I engage in frequent discussions with ministerial colleagues about how we should address women’s offending as part of the Government’s rehabilitation reforms. Those discussions often include either my right hon. Friend the Minister for Women and Equalities or my hon. Friend the Minister for Equalities. We are working across Government to tackle offenders’ mental health problems, along with the Department of Health; to get them off drugs for good; and to give them skills for work, which involves the Department for Business, Innovation and Skills. Our Work programme reforms will of course affect offenders leaving prisons, and in that regard we are doing very good work with the Department for Work and Pensions. In all that work, we are taking full account of the distinct needs of women.
The Government want prisoners to work a 48-hour week, but in a recent written answer the prisons Minister confirmed that just 161 women were working in prisons in March this year. That is a disproportionately low figure given the size of the female prison population. What will the Minister do to close the gap?
Most work in prisons at the moment is effectively a programme: it is a cost centre for the Prison Service. If we are to increase the amount of work done in our prisons to any significant extent, we shall need to adopt a rather more economic and commercial approach, so that the work of offenders can generate resources to deliver services for victims of crime. We are undergoing a system change, and there are many important and difficult questions to be answered about competition and similar issues. That applies just as much to women as to men.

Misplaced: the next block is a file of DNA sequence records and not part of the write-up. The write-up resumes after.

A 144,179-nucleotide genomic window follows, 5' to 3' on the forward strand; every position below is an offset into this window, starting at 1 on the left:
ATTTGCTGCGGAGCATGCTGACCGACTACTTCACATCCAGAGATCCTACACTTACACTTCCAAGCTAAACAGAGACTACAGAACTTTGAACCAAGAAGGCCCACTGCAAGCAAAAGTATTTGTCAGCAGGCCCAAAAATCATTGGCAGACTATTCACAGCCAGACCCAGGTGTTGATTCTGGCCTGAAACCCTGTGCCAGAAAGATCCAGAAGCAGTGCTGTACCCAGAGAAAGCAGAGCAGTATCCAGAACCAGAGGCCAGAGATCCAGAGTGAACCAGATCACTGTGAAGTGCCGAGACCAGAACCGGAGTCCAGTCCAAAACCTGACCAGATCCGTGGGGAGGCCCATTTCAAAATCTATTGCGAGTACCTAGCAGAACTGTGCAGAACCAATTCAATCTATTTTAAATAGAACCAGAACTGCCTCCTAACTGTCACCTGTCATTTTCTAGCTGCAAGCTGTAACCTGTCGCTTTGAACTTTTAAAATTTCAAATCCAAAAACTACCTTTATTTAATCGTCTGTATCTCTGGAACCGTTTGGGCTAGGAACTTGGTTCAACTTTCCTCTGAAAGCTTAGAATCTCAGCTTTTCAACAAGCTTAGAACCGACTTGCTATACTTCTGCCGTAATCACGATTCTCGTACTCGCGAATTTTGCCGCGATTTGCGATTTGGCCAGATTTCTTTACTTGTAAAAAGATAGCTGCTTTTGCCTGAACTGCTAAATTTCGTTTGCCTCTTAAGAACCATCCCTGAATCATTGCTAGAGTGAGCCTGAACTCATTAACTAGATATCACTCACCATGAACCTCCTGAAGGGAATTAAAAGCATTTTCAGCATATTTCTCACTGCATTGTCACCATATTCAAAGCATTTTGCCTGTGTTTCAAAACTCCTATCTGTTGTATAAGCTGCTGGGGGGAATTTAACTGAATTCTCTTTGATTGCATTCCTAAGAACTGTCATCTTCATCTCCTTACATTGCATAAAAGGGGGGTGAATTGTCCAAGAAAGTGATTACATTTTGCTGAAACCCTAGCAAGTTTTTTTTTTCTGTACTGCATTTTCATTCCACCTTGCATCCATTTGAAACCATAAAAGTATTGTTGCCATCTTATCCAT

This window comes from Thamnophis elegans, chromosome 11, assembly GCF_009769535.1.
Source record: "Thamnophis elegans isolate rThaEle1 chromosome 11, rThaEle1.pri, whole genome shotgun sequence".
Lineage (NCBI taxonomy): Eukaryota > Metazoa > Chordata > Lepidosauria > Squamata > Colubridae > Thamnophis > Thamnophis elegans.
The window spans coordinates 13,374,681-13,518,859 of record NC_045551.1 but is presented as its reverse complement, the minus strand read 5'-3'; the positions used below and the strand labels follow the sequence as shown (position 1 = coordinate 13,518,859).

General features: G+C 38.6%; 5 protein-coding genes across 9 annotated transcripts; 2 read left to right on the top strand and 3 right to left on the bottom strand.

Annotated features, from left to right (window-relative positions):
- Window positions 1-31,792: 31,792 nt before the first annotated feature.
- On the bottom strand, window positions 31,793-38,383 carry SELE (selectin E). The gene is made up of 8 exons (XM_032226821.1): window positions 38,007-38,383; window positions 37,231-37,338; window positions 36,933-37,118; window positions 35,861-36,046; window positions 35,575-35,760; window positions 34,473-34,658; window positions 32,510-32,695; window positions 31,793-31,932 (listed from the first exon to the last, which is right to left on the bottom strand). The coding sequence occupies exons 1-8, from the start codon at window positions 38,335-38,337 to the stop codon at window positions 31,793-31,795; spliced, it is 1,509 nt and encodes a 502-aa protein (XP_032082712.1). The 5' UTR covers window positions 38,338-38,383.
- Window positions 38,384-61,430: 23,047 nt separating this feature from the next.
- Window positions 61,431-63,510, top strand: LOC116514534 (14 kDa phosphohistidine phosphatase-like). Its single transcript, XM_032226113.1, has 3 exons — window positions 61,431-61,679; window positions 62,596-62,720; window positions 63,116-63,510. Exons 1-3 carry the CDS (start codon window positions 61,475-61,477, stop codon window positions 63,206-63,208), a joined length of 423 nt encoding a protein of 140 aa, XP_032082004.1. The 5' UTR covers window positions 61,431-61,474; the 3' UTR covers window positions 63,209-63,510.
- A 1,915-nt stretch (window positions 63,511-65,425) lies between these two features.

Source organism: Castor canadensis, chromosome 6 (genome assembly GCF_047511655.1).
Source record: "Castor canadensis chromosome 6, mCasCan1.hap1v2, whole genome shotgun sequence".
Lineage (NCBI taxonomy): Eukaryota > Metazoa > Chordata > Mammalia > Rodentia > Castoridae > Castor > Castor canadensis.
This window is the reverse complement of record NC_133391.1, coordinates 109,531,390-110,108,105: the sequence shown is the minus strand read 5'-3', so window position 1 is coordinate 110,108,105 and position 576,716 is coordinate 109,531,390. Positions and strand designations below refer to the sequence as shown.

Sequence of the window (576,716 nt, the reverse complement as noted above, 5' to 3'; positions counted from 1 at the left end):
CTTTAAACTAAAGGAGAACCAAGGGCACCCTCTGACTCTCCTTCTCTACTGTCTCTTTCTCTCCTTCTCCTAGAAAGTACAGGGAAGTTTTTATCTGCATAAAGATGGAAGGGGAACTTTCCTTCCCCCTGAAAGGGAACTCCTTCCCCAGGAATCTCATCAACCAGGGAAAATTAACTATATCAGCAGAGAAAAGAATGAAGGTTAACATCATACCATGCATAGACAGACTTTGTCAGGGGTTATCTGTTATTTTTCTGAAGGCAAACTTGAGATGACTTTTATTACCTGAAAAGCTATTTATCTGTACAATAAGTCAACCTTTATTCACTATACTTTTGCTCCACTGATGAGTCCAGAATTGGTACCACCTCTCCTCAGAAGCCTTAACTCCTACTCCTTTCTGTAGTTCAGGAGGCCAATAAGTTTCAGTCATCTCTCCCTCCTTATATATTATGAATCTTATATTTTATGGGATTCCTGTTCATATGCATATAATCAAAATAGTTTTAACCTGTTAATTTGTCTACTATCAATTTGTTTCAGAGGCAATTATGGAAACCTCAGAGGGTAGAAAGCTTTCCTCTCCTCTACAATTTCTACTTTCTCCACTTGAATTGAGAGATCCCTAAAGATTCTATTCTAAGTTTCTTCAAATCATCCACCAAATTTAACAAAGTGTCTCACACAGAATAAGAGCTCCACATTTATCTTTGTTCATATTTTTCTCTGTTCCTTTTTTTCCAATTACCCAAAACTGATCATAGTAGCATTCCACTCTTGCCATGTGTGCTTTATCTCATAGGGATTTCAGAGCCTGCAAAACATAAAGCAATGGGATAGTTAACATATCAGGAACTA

My aspiration is, of course, zero, but although we have delivered a highly effective policy on crime and criminal justice, I am, like my right hon. Friend the Minister for Women and Equalities, realistic enough to know that it is unlikely to be achieved. We will, however, work towards its achievement.
Over the past year the number of women prisoners has fallen by 1.5%, and the number of women arriving at prisons to serve sentences of less than 12 months has fallen by 10.7% .